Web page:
Palmaia, on the other hand, is his passion project. The hotel largely reflects 46-year-old Ferri’s own bohemian, plant-based interests and is a place where he hopes guests can find peace from the stresses of everyday modern life. Here, everyone from families with little kids to couples to solo travelers can indulge in deep introspection as well as the usual tried-and-true tropical vacation staples: clear blue pools, yoga, and spa visits among white-sand beaches, broad-leafed taro plants, and royal poinciana trees. Revealing all of Palmaia’s cards online would spoil the fun of discovering it in person.

A swim-up suite at Palmaia, the House of Aia

All the suites at Palmaia are ocean-facing and free of any animal products.

Courtesy of Palmaia, the House of Aia

Staying at Palmaia is unlike your typical all-inclusive resort experience. Of course, guests are welcome to relax by lounging by the beach or pool with a pink drink and a sunhat. But what distinguishes Palmaia is the roster of wellness activities that are available to guests, which the resort calls their “Architects of Life” program. It hopes to be the “most comprehensive personal growth program ever offered at any resort on earth,” and features classes that include yoga, tai chi, meditation, sound baths, soul reading/chakra alignment, and art sessions. Some of the classes, like the cacao ceremony, where participants are invited to drink a cacao- and corn-infused brew, are inspired by ancient Toltec and Mayan practices.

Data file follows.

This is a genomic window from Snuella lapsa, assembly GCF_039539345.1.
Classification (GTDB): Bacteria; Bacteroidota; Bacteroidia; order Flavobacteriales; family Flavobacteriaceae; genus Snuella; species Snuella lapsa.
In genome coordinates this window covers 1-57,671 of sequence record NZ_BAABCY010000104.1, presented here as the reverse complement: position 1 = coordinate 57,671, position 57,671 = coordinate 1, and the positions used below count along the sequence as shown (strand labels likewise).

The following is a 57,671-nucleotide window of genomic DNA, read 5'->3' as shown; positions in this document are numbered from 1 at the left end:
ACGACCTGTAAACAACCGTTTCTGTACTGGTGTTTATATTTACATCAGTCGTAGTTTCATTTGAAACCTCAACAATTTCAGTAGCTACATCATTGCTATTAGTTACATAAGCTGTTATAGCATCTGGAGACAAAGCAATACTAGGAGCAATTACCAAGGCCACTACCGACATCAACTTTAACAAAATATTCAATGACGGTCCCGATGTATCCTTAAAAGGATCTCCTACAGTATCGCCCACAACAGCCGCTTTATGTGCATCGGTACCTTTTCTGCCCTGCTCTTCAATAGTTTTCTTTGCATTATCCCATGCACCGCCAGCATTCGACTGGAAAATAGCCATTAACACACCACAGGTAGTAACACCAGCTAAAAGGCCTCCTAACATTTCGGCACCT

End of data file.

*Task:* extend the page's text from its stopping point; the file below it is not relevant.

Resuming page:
Admittedly, I hadn’t dabbled much in alternative lifestyles before this trip. I’ve never had the patience to meditate, couldn’t explain what reiki is or how many chakras the human body possesses. I do not own a single crystal. I do, however, know my astrological birth chart, but only because that seems to be a legal requirement of women my age who are chronically online. However, I do like to consider myself relentlessly open minded—plus, I can definitely use the rest, relaxation, and time to reflect on self-improvement goals in the soon-approaching new year.

There are 234 rooms at Palmaia, divided among seven white-washed, ocean-facing buildings. Each building has been named after the Pleiades, or the Seven Sisters constellation, a reference to twin brothers Hunalhpú and Ixbalamqué who turned into the constellation upon their death in the Mayan sacred text, the Popol Vuhl. All rooms have oceanfront views, and 42 of them are swim-out suites with floor-to-ceiling sliding glass doors that open up to the property’s infinity pools. Kids are welcome at Palmaia (the hotel even has a wellness program specially designed for little ones), but adults-only buildings and pools are available for travelers who prefer child-free settings.